What is a Bunion?


A bunion (also referred to as hallux valgus or hallux abducto valgus) is often described as a bump on the side of the big toe. But a bunion is more than that. The visible bump actually reflects changes in the bony framework of the front part of the foot. The big toe leans toward the second toe, rather than pointing straight ahead. This throws the bones out of alignment – producing the bunion’s “bump.”

Bunions are a progressive disorder. They begin with a leaning of the big toe, gradually changing the angle of the bones over the years and slowly producing the characteristic bump, which becomes increasingly prominent. Symptoms usually appear at later stages, although some people never have symptoms.

Bunions are most often caused by an inherited faulty mechanical structure of the foot. It is not the bunion itself that is inherited, but certain foot types that make a person prone to developing a bunion.

Although wearing shoes that crowd the toes won’t actually cause bunions, it sometimes makes the deformity get progressively worse. Symptoms may therefore appear sooner.

Symptoms, which occur at the site of the bunion, may include:

  • Pain or soreness
  • Inflammation and redness
  • A burning sensation
  • Possible numbness

Symptoms occur most often when wearing shoes that crowd the toes, such as shoes with a tight toe box or high heels. This may explain why women are more likely to have symptoms than men. In addition, spending long periods of time on your feet can aggravate the symptoms of bunions.

A Bursa is a small sack filled with synovial fluid usually there to protect a structure, for example there is a bursa between the Achilles tendon and the heel bone to prevent the tendon rubbing on the bone. There are two types of Bursa, anatomical (the ones we are born with and adventitious the type we develop to protect a certain area. Bursitis is inflammation of a Bursa.

Thickening of skin often but not limited to the underside of the foot (plantar surface) usually due to increased pressure or friction in that area often exacerbated by dryness. Can be painful and in severe cases usually associated with diabetes can result in ulceration.

Treatment involves sharp debridement (cutting off the callous), this is a painless procedure. The use of emollients is also beneficial. Please consult your podiatrist 

A concentration of callous or hard skin over a bony prominence the area can be acutely painful and inflamed and if neglected, may even ulcerate. Treatment involves enucleating the corn (cutting it out) this is a painless procedure. Then reducing the pressure which originally caused it, by altering footwear or deflective padding or simple insoles. If this condition is problematic please see your Podiatrist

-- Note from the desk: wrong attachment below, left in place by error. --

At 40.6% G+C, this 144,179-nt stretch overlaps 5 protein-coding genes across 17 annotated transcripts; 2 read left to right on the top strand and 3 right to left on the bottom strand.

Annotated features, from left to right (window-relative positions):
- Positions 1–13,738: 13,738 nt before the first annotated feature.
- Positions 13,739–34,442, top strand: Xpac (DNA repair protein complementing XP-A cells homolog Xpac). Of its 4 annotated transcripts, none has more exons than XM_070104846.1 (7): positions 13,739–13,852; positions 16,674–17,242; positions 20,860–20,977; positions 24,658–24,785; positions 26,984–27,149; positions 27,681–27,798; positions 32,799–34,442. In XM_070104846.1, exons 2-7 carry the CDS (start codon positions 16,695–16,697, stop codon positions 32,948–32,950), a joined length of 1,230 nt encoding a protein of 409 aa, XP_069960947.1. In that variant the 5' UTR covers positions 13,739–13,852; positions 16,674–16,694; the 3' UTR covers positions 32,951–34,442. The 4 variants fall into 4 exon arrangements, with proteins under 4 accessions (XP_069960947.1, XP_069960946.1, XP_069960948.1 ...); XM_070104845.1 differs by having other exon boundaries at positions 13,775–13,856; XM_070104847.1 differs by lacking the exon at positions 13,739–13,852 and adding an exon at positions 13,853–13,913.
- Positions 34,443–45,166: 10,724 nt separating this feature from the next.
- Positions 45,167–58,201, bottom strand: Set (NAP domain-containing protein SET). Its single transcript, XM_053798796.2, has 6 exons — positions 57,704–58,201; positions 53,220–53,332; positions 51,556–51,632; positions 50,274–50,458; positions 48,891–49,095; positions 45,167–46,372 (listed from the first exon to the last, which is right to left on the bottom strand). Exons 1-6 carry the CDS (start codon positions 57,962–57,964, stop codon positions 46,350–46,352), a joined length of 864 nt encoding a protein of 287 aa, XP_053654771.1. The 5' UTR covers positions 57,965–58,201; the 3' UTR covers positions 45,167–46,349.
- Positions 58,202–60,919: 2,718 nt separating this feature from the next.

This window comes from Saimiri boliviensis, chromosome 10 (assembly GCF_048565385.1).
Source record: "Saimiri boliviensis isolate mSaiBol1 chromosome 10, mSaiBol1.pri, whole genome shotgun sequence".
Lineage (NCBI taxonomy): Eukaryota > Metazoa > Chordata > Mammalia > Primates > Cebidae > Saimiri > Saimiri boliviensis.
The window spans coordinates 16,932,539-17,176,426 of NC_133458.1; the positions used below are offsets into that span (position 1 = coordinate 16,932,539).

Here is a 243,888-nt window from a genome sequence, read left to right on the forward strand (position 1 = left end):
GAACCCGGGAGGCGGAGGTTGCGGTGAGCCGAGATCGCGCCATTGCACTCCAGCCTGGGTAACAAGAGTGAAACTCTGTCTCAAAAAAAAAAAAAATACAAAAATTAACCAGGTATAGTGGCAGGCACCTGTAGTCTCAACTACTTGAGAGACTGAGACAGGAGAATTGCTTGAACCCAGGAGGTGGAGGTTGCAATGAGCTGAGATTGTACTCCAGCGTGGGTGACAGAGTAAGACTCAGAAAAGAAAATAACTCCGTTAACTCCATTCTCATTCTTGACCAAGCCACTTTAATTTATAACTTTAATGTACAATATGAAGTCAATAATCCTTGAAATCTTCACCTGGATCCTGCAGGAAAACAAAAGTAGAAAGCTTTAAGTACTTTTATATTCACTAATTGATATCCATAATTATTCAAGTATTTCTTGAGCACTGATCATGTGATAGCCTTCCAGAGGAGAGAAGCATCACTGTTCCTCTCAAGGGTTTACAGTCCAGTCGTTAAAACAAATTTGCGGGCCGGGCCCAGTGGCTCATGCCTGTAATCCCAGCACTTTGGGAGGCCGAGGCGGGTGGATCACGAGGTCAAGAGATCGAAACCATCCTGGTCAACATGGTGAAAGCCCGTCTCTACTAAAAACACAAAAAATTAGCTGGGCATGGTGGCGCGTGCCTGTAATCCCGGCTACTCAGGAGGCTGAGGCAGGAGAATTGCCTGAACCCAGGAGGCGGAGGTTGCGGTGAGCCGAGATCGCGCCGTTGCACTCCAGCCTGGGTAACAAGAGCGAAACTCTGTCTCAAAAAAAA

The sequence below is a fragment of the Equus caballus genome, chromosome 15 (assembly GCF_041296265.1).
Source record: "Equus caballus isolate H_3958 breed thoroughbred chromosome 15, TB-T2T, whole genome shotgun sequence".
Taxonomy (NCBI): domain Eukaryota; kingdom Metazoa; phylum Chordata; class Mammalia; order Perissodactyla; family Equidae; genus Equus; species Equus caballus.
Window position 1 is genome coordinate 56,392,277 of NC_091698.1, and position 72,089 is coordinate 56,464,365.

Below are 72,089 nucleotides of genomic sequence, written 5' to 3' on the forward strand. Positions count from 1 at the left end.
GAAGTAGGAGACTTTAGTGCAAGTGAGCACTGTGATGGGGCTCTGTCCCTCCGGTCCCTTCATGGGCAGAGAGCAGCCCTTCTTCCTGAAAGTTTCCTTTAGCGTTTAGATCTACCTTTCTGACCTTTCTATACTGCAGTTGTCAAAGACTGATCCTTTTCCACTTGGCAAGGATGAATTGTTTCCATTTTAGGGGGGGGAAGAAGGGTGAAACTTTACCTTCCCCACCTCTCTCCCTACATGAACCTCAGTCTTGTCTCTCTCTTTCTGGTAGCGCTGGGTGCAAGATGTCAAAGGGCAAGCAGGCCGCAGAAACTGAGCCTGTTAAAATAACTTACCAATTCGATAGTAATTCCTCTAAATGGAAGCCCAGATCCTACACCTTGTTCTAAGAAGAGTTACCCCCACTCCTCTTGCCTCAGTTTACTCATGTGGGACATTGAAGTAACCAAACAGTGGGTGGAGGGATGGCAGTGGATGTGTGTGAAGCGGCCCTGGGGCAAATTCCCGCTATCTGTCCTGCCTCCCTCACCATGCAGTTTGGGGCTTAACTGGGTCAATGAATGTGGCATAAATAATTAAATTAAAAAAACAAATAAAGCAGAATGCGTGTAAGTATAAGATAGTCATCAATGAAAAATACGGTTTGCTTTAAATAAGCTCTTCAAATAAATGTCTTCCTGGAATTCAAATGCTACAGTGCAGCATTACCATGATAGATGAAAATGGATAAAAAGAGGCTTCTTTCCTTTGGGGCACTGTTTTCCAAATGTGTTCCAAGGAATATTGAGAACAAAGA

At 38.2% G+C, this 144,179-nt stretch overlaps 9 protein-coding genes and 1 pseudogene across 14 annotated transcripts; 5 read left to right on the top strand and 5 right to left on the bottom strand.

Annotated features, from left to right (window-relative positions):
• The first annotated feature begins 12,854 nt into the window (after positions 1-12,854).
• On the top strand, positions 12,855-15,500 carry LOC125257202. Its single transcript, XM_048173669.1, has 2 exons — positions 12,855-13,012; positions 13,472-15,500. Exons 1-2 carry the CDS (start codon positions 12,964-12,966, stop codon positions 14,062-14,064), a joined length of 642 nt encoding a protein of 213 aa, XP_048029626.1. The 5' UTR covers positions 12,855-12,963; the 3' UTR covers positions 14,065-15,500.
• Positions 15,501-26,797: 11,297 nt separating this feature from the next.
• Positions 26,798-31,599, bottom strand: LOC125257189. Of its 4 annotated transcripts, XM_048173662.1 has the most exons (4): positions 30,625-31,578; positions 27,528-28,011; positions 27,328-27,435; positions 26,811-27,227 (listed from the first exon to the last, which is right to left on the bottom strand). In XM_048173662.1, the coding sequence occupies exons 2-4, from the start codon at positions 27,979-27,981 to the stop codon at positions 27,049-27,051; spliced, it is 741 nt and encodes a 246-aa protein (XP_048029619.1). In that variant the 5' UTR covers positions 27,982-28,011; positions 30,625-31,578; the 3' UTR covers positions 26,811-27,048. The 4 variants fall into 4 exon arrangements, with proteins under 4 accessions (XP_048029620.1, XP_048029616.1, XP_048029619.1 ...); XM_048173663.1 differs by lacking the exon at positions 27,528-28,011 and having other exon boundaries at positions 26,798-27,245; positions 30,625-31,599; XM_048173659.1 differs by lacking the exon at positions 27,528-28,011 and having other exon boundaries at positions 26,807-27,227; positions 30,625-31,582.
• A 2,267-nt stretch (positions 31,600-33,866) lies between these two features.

Inflammation of the capsule of the joint usually associated with acute trauma (sports injury or over use) the area becomes hot swollen and painful.

Capsulitis of the Second Toe

What is Capsulitis of the Second Toe?
Ligaments surrounding the joint at the base of the second toe form a “capsule,” which helps the joint to function properly. Capsulitis is a condition in which these ligaments have become inflamed.

Although capsulitis can also occur in the joints of the third or fourth toes, it most commonly affects the second toe. This inflammation causes considerable discomfort and, if left untreated, can eventually lead to a weakening of surrounding ligaments that can cause dislocation of the toe. Capsulitis—also referred to as predislocation syndrome—is a common condition that can occur at any age.


It is generally believed that capsulitis of the second toe is a result of abnormal foot mechanics, where the ball of the foot beneath the toe joint takes an excessive amount of weight-bearing pressure.

Certain conditions or characteristics can make a person prone to experiencing excessive pressure on the ball of the foot. These most commonly include a severe bunion deformity, a second toe longer than the big toe, an arch that is structurally unstable, and a tight calf muscle.

Because capsulitis of the second toe is a progressive disorder and usually worsens if left untreated, early recognition and treatment are important. In the earlier stages—the best time to seek treatment—the symptoms may include:

  • Pain, particularly on the ball of the foot. It can feel like there’s a marble in the shoe or a sock is bunched up
  • Swelling in the area of pain, including the base of the toe
  • Difficulty wearing shoes
  • Pain when walking barefoot

In more advanced stages, the supportive ligaments weaken leading to failure of the joint to stabilize the toe. The unstable toe drifts toward the big toe and eventually crosses over and lies on top of the big toe—resulting in “crossover toe,” the end stage of capsulitis. The symptoms of crossover toe are the same as those experienced during the earlier stages. Although the crossing over of the toe usually occurs over a period of time, it can appear more quickly if caused by injury or overuse.